Born 21st September 1800 - Died 6th June 1854


A son of John Jacob of Guernsey, he was born on Sunday 21st September 1800, baptized on 21st October 1800 and died on 6th June 1854. He married Jane, the only daughter of Richard Swinton. She was baptized on 16th December 1818 and died on 14th March 1853. They had children:

1 Lieutenant-Colonel John, born 12th June. baptized 23rd October 1836, died in 1905.
2 Major-General William, born 14th December 1837, baptized 14th January 1838 at Bycollay, India, died 9th March 1917.
3 Samuel Swinton, born 9th September 1839 at Bombay, died 24th February 1840 at Cape of Good Hope, South Africa.
4 Lieutenant-Colonel Sir Samuel Swinton KCIE, CVO, born 14th January, baptized 19th February 1841.
5 Amelia Jane, born 23rd July, baptized 22nd November 1842 at Bombay, died 24th January 1843.
6 Edward George, born 8th, baptized 9th February 1844, on which day he died.
7 Edwin Legrand, born 14th March 1853. He married Jessie, daughter of Dr Lipscombe.

As far as I can tell, William Jacob was the first of the family to serve in the Indian Army. He had served with Colonel Prother's Field Force during the war with the Pethwa in 1817-1818. He was severely wounded at the taking of Mocca in 1820. He received a reward of 3000 Rupees from the Government for constructing a telegraphic dictionary, whereby Colonel Paisley's invention was successfully worked. After retiring from service, he accepted a professorship at his old college at Adiscombe. He wrote a book 'Practical Hints on the Proof of Gunpowder', which was published in Bombay in 1846.

His will is dated 18th October 1853, and proved 30th June 1854. In it he lists his porperty and its value, amounting to a total of £5162. This was made up largely of stock in the Oriental and Peninsular Steam Navigation Compnany and West and East India Dock stock. The value of his personal goods, ie plate, books and furniture was about £800.

He asks for his personal effects to be sold, with a number of exceptions, the proceeds to be invested in shares and stock, to be equally shared amongst his children, and yet £225 to be paid to each out of capital to keep them in life.

Various specific book requests made, and there is mention of a family bible. The family portraits were to go to his eldest son.and to remain in England. A codicil states that his son Swinton is likely to go for a cadetship, whereas he had thought he would enter the ministry. Accordingly he wishes his books to be sold, but some retained at discretion of his executors; he had bequeathed his religious books before. Edward and Philip, his brothers, were appointed executors of his will. He desired to be buried by a priest who was not high church.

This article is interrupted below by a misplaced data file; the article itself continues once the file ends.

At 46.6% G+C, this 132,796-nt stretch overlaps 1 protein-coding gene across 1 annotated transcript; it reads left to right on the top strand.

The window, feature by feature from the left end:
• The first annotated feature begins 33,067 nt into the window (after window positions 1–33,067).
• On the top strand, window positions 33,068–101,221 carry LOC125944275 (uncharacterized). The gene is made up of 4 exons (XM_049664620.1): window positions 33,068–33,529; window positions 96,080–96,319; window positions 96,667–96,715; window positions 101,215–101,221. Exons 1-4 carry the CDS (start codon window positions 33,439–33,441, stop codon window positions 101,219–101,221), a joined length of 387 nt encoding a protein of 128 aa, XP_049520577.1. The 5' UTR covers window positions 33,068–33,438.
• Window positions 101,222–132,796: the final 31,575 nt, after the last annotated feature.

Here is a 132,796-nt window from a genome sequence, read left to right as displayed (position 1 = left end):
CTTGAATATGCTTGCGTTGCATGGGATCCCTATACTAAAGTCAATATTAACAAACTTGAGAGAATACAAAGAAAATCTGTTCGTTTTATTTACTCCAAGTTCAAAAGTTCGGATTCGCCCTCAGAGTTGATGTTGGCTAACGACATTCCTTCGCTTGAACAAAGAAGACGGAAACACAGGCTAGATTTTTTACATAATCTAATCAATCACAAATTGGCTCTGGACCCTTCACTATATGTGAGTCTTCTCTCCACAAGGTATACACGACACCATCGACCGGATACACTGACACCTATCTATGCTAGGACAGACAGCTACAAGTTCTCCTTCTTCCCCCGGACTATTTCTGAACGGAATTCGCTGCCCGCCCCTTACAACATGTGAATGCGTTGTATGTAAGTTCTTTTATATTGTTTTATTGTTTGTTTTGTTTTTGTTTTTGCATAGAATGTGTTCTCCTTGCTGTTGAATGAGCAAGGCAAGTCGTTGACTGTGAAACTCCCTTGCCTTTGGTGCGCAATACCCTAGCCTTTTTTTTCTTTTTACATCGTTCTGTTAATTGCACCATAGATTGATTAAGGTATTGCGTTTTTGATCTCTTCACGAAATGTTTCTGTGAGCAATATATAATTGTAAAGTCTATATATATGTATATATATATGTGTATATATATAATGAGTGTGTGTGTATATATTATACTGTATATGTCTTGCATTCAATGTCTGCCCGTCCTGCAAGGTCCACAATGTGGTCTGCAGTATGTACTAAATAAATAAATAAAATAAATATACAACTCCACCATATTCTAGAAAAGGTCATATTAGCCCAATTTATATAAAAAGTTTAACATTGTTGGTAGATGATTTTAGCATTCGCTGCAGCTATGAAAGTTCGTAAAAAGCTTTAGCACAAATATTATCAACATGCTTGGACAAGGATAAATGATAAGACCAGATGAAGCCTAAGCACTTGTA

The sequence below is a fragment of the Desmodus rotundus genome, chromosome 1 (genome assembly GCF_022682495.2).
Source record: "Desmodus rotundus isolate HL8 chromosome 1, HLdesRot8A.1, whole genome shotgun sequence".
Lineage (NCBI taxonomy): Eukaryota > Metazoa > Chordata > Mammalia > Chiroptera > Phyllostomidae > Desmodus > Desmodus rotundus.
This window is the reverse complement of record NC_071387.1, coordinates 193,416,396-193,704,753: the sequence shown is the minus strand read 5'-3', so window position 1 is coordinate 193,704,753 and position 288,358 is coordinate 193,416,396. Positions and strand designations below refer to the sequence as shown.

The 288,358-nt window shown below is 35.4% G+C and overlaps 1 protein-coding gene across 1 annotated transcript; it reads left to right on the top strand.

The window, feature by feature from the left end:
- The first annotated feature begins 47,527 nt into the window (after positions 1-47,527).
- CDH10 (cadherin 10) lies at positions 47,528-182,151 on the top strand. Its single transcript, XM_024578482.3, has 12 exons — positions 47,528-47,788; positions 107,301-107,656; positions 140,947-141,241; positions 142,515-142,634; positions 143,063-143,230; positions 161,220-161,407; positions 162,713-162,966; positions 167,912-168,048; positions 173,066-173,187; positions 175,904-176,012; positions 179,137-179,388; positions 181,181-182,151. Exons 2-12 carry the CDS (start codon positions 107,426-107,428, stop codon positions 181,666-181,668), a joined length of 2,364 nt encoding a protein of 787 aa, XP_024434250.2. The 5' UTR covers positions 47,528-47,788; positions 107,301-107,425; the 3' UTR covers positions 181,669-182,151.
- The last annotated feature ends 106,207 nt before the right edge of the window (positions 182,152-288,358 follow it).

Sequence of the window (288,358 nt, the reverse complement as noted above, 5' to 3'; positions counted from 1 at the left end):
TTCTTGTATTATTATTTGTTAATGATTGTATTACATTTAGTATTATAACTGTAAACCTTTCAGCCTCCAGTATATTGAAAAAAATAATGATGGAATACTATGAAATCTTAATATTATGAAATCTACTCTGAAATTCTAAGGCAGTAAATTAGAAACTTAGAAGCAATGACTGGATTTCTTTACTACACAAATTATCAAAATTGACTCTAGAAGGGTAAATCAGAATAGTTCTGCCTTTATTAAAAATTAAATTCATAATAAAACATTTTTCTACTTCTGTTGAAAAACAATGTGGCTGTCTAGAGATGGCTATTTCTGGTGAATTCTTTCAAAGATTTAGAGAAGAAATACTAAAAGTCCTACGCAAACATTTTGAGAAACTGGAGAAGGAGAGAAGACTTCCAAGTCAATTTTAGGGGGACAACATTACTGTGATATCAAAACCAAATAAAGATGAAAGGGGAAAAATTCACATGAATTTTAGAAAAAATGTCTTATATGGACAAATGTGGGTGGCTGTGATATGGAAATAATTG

Presumably the family portraits were destroyed when his great grandson Sir Claud Jacob's house was destroyed in the Blitz during WWII.

I have a number of press-cuttings relating to him, one of which I copy below:

The following well-merited compliment has been paid to Major Jacob, by the Commandant of Artillery, on the occasion of his departure for Europe:

Artillery Head Quarters, Bombay, 30th December 1844
Regimental Orders by Lieut-Col J G Griffith

The approaching departure of Major William Jacob to Europe, on the furlough granted to him by G G O No 702, dated the 11th instant, affords the Commandant of Artillery a suitable opportunity to record the estimation in which he holds the public services of that officer.
Major Jacob's talets and zeal have been conspicuous throughout a long and honourable course of service, and while they have obtained for him a variety of employments, such as seldom has been assigned to any one officer, he has in every instance acquitted imself with credit, and has repeatedly elicited the high commendation of Government.
Amongst the numerous examples which offer themselves, the capture of Mocha, in the Red Sea, in 1820, Major Jacob (then a Lieutenant) place him at once in the character of a scientific officer, and a gallant soldier. On that occasion, when it was found impracticable to breach the earthern defences in the ordinary way, Lieutenant Jacob conceived the idea of effecting the object by means of loaded shells; the breach was made by this expedient (then a novel one, though since recognized and practised by the first artillerists) and Lieutenant Jacob led the storming party to the attack of the place. More recently Major Jacob's arduous scientific labours in the important duty entrusted to him as a member of a special commitee on the Aden Fortifications, have ontained for him the thanks of the Court of Directors. Many other instances equally creditable to Major Jacob's professional character might be adduced; but the Commandant considers it most appropriate in an Artillery Order, to notice Major Jacob's valuable services as superintendent of the powder works; the steady progressive improvement in the quality of Bombay Powder, under Major Jacob's superintendence, is known to every officer of experience in the Corps, its reduced cost and improved system of manufacture are known to the Commandant and the Department immediately concerned: the merit of these reforms may most justly be ascribed to that intelligence and determination which has ever characterised Major Jacob's conduct, alike in public and private affairs.
That the immediate effect of Major Jacob's journey to Europe may be completely realized, and that his zeal and ability may soon be again available to his regiment and to the Government, is the heartfelt wish of the Commandant and of the corps at large.

W M Coghlan, Capt. Bt-Maj, Brigade Major Artillery.


Sir Bernard Burke, Ulster King of Arms, 'A Selection of Arms Authorised by the Laws of Heraldry', London 1860.
Pedigree of Jacob Family registered at the College of Arms.
Pedigree of Jacob Family pulished anon in ca 1840.
Jacob and Glascott, History of Families of Jacob, Dublin, 1875.


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